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Tools, Parts Used To Make Great Art
Even though he worked at a “regular” job for 34 years, Keith Dorn found that his real joy in life came when he created metal artwork that made people smile and laugh. “I always loved Halloween and through my job, I learned how to use a plasma cutter,” Dorn says. “I started cutting up 20-lb. LP tanks to make jack-o-lantern faces and the next thing I knew, people asked if I could make this or that out of all types of scrap. My employer allowed me to go part-time for 2 years and work on my art the rest of the time. Before I knew it, the flood gates opened.”
Dorn is now 7 years into his new career and has thousands of followers on Facebook with customers all over the U.S. and even in Japan. He still builds out his own ideas, but a lot of his metal art is commissioned, often for memorials.
Some of his artwork focuses on insects, animals, flowers and clever wall sculptures. “There are tons of mosquitoes in Minnesota, so I’ve made super-size bugs that are 8 in. tall and nearly a foot long,” Dorn says. “The stingers are coil tines from old field cultivators, and I use bent rebar for legs and a small LP canister for the main body. They look like something from a monster movie, and people love them.”
He gets scrap material from friends or neighbors and at rummage or yard sales. His designs use worn brake rotors, bent springs, rusty clamps, busted gears, old brackets, drain grates, nails, bolts, and just about anything else that’s tossed in a junk pile. One of his characters is an always-friendly metal animal that continually nods its battery box head that’s welded to a 12-in. long coil spring neck. Its body is an old gas can and legs are crafted from angle iron. The friendly animal stands tall on a 14-in. dia. metal disk blade.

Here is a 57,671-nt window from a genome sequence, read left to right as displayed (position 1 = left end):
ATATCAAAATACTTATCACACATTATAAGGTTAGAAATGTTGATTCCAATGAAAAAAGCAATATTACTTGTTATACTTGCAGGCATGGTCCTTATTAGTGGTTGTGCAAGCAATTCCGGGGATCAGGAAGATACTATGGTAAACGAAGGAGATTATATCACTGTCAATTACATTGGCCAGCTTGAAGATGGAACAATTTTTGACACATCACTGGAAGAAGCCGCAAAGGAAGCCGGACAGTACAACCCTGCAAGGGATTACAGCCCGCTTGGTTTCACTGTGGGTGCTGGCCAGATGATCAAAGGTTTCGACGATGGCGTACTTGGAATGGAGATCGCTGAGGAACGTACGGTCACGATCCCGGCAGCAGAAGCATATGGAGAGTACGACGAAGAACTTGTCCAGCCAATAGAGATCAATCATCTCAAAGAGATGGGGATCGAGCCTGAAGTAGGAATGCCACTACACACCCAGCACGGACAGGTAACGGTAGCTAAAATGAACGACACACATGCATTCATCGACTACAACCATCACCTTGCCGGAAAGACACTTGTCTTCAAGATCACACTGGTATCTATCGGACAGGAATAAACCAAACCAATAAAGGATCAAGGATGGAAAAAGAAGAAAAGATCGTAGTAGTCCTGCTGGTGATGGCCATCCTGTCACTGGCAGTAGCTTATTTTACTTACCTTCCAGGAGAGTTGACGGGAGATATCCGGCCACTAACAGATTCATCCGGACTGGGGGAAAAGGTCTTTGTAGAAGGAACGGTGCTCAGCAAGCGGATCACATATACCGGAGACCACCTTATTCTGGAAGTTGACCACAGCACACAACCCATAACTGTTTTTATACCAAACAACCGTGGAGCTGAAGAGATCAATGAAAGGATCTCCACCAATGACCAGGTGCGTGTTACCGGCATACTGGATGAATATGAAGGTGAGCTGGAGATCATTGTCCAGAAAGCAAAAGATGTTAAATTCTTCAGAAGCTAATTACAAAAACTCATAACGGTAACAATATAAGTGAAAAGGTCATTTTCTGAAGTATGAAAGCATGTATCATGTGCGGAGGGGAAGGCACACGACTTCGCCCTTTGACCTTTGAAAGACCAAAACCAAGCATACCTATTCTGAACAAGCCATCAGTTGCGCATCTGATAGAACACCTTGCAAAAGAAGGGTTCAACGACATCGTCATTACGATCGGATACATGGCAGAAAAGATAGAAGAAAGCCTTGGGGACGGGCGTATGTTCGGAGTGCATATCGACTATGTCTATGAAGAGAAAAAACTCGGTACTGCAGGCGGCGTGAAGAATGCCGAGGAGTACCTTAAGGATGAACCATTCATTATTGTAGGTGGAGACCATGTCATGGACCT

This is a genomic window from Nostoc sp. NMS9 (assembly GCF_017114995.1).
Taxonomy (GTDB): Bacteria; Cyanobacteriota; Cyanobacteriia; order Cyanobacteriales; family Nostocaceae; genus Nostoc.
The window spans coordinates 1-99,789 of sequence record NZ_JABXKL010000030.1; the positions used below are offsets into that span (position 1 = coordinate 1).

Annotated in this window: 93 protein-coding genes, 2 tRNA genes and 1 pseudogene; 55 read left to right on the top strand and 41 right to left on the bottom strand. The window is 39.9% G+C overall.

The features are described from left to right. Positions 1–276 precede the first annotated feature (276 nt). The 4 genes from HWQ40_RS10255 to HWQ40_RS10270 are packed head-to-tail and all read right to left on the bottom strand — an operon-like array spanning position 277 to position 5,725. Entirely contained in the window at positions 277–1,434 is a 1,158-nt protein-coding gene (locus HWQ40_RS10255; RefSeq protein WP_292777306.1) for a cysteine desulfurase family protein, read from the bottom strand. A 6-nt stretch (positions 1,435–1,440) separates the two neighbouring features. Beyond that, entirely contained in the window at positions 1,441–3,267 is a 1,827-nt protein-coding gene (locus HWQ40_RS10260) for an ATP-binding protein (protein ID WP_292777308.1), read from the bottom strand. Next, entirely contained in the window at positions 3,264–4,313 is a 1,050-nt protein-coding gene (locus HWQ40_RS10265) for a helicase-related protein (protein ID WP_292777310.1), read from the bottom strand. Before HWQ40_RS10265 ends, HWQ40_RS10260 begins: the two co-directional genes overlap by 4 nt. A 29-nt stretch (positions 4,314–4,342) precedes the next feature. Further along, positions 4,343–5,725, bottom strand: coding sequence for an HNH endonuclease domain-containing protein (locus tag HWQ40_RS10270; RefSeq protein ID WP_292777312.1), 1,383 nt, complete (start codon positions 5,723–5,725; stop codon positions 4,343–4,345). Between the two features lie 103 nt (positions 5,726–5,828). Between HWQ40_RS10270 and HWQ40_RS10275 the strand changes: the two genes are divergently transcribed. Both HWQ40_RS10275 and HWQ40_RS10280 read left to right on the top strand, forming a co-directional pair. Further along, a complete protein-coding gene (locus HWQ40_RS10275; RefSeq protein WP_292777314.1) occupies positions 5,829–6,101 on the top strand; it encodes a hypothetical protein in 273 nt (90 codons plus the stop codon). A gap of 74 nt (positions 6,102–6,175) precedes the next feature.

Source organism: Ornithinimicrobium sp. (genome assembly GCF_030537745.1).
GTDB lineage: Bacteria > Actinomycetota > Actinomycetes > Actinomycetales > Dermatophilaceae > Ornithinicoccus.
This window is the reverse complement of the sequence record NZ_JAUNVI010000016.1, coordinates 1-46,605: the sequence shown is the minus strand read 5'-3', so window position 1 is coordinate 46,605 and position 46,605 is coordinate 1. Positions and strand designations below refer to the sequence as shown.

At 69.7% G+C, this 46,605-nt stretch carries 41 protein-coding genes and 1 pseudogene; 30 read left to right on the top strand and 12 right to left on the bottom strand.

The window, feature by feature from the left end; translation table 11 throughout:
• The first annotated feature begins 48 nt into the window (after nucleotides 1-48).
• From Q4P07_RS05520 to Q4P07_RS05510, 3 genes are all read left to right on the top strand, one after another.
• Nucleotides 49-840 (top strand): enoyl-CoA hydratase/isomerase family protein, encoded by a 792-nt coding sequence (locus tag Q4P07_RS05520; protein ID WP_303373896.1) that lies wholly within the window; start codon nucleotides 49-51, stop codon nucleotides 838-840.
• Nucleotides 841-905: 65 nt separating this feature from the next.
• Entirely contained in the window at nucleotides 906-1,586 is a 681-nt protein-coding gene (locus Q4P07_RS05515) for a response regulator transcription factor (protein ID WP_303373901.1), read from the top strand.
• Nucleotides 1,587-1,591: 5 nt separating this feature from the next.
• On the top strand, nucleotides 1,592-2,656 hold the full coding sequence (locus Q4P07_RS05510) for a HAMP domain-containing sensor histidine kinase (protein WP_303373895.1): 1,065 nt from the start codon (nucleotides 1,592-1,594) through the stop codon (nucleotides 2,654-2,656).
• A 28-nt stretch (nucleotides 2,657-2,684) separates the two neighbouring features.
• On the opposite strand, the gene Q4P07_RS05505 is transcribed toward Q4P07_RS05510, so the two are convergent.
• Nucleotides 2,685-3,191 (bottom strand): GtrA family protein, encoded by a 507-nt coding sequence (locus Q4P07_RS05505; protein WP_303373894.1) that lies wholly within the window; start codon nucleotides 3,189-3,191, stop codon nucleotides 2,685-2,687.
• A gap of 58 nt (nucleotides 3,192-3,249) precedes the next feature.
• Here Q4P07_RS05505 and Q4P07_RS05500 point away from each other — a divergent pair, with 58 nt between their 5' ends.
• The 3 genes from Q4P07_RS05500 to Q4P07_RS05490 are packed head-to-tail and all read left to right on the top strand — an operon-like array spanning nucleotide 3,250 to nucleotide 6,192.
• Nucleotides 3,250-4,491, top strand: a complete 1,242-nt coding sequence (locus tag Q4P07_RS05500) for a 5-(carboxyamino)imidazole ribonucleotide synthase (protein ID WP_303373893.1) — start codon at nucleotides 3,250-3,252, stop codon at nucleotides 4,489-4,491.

His roller chain worms with eye-hook antennae and long wire arms hold a small blue angle iron book. Over-sized dogs have large metal heads made of oil cans and “real life” floppy ears made from metal golf clubs. Other objects use metal paddles from manure spreaders, old gas tanks, saw blades, frying pans, and miscellaneous springs.
His wife Sandy helps manage the half dozen shows they attend. Their booth sign says “Crap From Scrap”.
Contact: FARM SHOW Followup, Keith Dorn (ph 507-420-4953; kdorn1@hickorytech.net).

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2022 - Volume #46, Issue #6